jdk.internal.reflect.ReflectionFactory and SecurityManager

Peter Levart peter.levart at gmail.com
Mon Dec 26 20:39:24 UTC 2016

Hi Claes,

On 12/26/2016 09:11 PM, Claes Redestad wrote:
> Hi,
> with strong encapsulation in place this seems perfectly fine to me.
> The only downside is that we will lose the extra reminder that the
> ReflectionFactory must not escape to untrusted code, but I think we can
> all help ensure that doesn't happen, right? :-)

With strong encapsulation in place, if the ReflectionFactory escaped, it 
could only be used by the following modules:

     exports jdk.internal.reflect to

If SecurityManager check was removed, those modules could then also 
obtain ReflectionFactory (they currently don't use it except 
jdk.unsupported). Does this present any new danger?

Changes needed to support removal of this SecurityManager check are as 


Changes mostly remove the need to store ReflectionFactory into a 
variable, therefore they encourage style where ReflectionFactory is less 
likely to escape.

Regards, Peter

> Thanks!
> /Claes
> On 2016-12-26 20:29, Peter Levart wrote:
>> Hi,
>> There are 2 ReflectionFactory classes in JDK 9. The old one is
>> sun.reflect.ReflectionFactory which ended in jdk.unsupported module and
>> to which access is restricted with SecurityManager. There is also new
>> jdk.internal.reflect.ReflectionFactory which is used internally by JDK,
>> is exported to internal modules only but still uses SecurityManager to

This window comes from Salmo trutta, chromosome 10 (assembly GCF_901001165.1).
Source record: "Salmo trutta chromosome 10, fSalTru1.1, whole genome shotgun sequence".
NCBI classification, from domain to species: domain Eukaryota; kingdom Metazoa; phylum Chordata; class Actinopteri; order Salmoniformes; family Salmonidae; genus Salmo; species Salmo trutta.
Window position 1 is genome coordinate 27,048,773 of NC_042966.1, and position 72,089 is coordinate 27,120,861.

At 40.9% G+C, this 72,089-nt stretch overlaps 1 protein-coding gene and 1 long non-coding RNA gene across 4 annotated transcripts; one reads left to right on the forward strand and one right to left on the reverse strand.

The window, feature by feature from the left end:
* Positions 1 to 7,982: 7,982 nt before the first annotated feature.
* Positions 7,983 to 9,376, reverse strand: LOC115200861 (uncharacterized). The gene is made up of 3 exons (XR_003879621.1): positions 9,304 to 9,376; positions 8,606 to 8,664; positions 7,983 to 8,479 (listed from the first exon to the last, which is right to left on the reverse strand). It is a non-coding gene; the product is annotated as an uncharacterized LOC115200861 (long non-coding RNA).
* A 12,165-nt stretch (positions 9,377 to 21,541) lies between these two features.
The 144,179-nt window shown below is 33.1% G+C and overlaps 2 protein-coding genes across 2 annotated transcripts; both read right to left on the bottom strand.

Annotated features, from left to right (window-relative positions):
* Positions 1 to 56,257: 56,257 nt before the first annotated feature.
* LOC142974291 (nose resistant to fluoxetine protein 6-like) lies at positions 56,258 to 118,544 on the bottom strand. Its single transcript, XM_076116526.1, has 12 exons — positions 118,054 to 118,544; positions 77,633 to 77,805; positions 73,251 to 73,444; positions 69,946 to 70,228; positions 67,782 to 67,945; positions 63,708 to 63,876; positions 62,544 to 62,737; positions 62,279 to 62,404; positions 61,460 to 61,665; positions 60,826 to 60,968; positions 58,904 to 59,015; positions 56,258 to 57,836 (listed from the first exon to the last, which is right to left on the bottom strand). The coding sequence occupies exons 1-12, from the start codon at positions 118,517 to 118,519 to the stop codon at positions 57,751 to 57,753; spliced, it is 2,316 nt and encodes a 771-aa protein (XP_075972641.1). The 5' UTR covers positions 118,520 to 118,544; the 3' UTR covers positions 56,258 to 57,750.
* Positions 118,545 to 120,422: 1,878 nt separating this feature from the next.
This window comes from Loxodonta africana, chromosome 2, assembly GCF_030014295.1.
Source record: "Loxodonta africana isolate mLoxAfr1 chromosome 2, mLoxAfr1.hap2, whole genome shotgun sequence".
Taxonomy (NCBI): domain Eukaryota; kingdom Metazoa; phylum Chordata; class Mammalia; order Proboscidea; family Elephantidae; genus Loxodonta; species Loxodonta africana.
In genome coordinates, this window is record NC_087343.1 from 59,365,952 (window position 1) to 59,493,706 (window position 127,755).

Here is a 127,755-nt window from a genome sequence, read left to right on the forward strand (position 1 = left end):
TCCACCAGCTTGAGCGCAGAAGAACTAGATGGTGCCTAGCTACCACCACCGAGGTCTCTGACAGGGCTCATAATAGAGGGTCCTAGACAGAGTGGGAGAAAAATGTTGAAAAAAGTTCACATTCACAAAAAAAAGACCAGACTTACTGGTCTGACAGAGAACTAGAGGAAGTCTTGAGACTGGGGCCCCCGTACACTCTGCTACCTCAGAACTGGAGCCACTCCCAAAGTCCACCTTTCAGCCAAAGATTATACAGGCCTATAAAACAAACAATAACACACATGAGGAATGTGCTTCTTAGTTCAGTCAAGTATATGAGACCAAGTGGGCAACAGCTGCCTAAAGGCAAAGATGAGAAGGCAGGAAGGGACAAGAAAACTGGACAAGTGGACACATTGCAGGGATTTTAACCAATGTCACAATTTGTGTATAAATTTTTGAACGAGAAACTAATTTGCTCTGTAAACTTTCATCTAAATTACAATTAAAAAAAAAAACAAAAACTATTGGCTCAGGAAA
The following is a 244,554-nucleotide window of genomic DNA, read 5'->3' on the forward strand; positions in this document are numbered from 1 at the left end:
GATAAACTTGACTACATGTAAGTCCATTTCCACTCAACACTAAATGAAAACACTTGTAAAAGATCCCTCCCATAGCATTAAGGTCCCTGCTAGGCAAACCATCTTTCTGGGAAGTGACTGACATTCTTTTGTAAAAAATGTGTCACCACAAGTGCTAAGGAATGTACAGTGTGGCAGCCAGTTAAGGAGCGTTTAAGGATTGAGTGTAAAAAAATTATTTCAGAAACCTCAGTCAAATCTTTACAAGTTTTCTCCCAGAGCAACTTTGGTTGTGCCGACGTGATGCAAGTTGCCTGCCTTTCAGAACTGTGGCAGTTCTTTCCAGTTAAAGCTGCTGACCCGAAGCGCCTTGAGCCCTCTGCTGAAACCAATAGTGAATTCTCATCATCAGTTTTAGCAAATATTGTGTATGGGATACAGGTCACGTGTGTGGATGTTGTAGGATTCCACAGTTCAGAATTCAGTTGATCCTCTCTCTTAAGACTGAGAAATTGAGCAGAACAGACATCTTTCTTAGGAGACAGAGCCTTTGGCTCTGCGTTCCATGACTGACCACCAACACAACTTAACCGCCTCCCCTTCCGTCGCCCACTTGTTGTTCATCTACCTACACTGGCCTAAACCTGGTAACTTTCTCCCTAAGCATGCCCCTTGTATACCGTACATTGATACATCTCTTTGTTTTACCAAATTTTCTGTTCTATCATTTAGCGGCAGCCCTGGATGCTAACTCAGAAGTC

>> restrict access to itself. I checked all usages and they all use
>> AccessControler.doPrivileged() for obtaining the instance of
>> jdk.internal.reflect.ReflectionFactory, which somehow defeats the
>> purpose of SecurityManager access checks in this API.
>> I think this could be simplified by removing the SecurityManager check
>> from jdk.internal.reflect.ReflectionFactory#getReflectionFactory static
>> method and change all usages to invoke this method directly without
>> doPrivileged(). There are already two sensitive internal APIs exposed
>> without SecurityManager checks: jdk.internal.misc.Unsafe#getUnsafe and
>> various jdk.internal.misc.SharedSecrets#getXxxAccess methods. So why
>> wouldn't internal ReflectionFactory be exposed the same way?
>> This would make obtaining the ReflectionFactory more robust and not
>> sensitive to bootstrap issues that surfaced recently after my push of a
>> fix for issues 8062389, 8029459, 8061950.
>> So, what do you think? Is this a worthwhile cleanup and simplification?
>> Regards, Peter

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